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Beating the drum for Phoenix's Musical Instrument Museum

Former Target CEO Robert Ulrich wants to represent the musical culture of every country on the planet.

April 18, 2010|By Randy Lewis

Ulrich brings some of Target's nomenclature to the museum, referring to visitors as "guests," and he emanates a Walt Disney-like, all-encompassing focus on the guest experience in everything from the forgiving woods used in floor construction to the open-airy gallery layout, all chosen to make MIM as guest-friendly as possible. Admission runs $10 to $15, with kids 5 and under admitted free.

Hands-on visit

The instruments themselves for the most part won't be sequestered inside glass cases but out in the open where museum-goers can practically touch them, even though MIM supports the museum world's time-honored "look but don't touch" credo throughout its five "geo-galleries."

In the museum's experience gallery, however, touching and actual music making are 100% legal.

"When you talk about musical instruments," Ulrich said, "who wouldn't want to hit a great big gong from Indonesia, a gamelan from Bali, or pluck at a harp from Peru or play a resonator marimba from Africa. It's just so cool to have that kind of ability."

Ulrich personally signs off on the choice of color of paint for the walls, the pattern and fabric for the carpet and design of the furniture -- much of which was paid for out of Ulrich's campaign-leading $10-million donation that puts his name at the top of the donor plaque inside the main entrance.

"He wants every aspect just so," DeWalt said, "and he's been willing to rip some things out and redo it if it wasn't quite right."

To get everything just so, Ulrich has enlisted Michael Francis, Target's executive vice president of marketing, as president of the MIM board of directors, and the company's marketing and public relations consultant, Gail Dorn, as board treasurer. The building was designed by Richard Varda of Minneapolis and Phoenix-based RSP Architects; Varda also is head of store design for Target and designed the $1-billion Kingdom Centre in Riyadh, Saudi Arabia.

The museum has formed corporate partnerships with a variety of music equipment manufacturers, including Fender, C.F. Martin Co., Yamaha, Remo and Zildjian percussion makers. The museum also is getting cash or in-kind donations from at least two dozen more companies.

Such corporate alliances bode well, said associate curator Christina Linsenmeyer, whose musicological domain is Europe and mechanical instruments such as player pianos and music boxes. "They're so keyed to marketing, which is not always the case in museums. But that's what is going to keep the doors open when we've seen so many museums closing and their collections put in storage."

Although MIM is 100% privately funded, DeWalt said Phoenix officials have been supportive in a number of ways, and Mayor Phil Gordon has proclaimed April 24-30 as Musical Instrument Museum Week in the city.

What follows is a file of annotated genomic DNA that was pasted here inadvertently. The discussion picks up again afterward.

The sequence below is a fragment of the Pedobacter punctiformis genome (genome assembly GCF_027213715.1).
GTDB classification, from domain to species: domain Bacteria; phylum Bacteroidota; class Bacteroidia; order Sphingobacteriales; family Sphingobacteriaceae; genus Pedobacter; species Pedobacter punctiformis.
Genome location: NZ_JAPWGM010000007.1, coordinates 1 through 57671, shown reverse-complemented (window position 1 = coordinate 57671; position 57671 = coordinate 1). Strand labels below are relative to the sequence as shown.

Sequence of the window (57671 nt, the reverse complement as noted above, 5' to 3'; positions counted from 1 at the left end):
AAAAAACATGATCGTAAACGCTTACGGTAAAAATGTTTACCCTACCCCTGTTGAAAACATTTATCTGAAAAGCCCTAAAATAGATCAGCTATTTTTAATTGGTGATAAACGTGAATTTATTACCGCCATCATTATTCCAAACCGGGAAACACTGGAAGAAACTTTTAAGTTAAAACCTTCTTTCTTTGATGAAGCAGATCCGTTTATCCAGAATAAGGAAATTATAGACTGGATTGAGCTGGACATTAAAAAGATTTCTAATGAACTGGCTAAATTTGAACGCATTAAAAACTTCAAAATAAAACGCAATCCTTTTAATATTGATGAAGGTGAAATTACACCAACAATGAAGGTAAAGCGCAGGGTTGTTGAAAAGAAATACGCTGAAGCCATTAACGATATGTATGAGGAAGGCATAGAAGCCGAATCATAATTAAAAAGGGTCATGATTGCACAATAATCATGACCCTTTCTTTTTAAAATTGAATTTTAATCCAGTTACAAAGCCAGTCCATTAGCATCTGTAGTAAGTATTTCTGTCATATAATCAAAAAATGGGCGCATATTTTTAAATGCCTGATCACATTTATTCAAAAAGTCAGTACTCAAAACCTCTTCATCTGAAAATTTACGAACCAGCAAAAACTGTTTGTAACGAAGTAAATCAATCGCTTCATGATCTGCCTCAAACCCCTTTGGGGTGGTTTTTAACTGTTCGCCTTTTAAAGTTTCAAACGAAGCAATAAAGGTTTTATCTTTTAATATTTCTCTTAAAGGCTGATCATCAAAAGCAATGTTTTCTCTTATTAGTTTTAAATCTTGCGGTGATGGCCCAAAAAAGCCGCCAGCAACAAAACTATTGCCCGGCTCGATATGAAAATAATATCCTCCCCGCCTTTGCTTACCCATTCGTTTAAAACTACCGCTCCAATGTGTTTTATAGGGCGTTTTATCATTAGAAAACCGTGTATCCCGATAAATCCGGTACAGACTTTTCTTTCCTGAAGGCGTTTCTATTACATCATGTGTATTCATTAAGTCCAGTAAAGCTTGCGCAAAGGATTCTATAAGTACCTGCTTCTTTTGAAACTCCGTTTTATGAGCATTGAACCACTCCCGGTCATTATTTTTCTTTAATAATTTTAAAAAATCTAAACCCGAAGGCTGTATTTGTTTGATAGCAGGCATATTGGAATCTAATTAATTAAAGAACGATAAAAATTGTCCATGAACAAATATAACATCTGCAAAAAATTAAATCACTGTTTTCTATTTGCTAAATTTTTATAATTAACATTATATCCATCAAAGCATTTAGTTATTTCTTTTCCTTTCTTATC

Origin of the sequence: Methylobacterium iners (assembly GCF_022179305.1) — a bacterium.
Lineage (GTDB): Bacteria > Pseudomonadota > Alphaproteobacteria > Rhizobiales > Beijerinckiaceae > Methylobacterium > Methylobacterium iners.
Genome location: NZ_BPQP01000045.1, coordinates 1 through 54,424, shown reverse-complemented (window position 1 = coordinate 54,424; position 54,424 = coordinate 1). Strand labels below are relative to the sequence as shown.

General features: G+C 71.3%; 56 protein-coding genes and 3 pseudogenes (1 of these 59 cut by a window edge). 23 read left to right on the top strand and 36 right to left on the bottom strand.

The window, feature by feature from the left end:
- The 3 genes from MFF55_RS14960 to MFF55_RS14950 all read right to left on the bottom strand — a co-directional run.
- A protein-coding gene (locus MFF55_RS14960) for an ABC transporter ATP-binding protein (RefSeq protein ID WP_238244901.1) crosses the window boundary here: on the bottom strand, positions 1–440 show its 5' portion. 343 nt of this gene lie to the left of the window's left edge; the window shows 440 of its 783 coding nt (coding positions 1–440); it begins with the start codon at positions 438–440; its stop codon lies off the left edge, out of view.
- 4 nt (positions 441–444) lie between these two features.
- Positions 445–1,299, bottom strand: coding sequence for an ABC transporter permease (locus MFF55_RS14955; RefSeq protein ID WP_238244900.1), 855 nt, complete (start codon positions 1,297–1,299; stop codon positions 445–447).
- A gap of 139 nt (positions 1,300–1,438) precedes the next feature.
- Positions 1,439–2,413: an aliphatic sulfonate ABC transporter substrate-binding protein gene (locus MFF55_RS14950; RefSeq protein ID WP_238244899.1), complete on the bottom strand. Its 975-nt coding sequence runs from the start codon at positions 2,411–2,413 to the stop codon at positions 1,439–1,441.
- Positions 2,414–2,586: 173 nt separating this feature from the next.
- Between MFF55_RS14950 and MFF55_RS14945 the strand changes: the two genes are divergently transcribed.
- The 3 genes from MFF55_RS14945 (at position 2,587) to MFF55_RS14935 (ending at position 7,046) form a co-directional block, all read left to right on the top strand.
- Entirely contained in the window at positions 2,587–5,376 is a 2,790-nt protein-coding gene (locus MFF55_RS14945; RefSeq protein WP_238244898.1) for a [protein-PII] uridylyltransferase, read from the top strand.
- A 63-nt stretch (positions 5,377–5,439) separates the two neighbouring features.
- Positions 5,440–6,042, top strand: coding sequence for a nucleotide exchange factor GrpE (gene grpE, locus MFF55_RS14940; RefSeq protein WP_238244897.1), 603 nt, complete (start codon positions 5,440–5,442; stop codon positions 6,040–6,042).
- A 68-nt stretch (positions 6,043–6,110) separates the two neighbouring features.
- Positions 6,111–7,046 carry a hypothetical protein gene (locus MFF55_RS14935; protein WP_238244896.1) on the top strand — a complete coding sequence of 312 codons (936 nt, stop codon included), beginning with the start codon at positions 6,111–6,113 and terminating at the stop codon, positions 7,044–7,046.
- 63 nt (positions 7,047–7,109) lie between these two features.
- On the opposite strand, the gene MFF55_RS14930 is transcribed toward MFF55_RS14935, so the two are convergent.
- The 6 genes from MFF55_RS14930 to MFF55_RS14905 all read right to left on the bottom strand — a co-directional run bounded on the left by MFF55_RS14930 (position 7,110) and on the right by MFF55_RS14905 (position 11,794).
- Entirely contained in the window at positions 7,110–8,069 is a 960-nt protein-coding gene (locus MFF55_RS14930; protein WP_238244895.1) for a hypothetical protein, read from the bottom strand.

Robert Santelli, executive director of the Grammy Museum in downtown Los Angeles, noted that "they'll be challenged with self-sustainability like all museums are today. They've got a potential to create this niche . . . and if they're smart about their marketing, they can make it a world music site."

The museum's live music component launches April 25 with folk-bluegrass fiddler, singer and songwriter Laurie Lewis and in coming weeks will feature the Sierra Leone Refugee All-Stars (May 8-9) and Afro-pop standard-bearer King Sunny Ade (May 13). The museum aims to offer 12 to 15 concerts a month in its 299-seat theater adjacent to a full-fledged recording studio.

Audio and video recordings will add to the multimedia materials the museum is amassing on the road to becoming a major research center as well as a tourist destination akin to other major musical instrument museums in London, Paris, Berlin, the newly reopened Musical Instrument Galleries at the Metropolitan Museum in New York and the National Music Museum at the University of South Dakota.

On the prowl

The newly hired curators have been working overtime to acquire instruments to fill in the blanks from the master wish list they assembled. Earlier this month as several curators strolled the exhibits, many of which were still being built, workers lowered a giant Japanese taiko drum onto its massive wooden stand by way of a winch suspended from the ceiling.

Some items they've bought at auctions, such as the pink Selmer tenor saxophone Linsenmeyer snagged that's identical to one John Coltrane famously played.

Others have come en masse, such as the Fiske Collection of 1,500 instruments MIM bought from the Claremont Colleges in Pomona. Still others have been purchased from other institutions, private collectors and ethnomusicologists in various parts of the world, and some directly from musicians in remote parts of Southeast Asia, Africa or central Europe.

A few have been commissioned and created for the museum, such as a set of bagpipes from an area of Malta where the regional style of bagpipe playing has been dying out.

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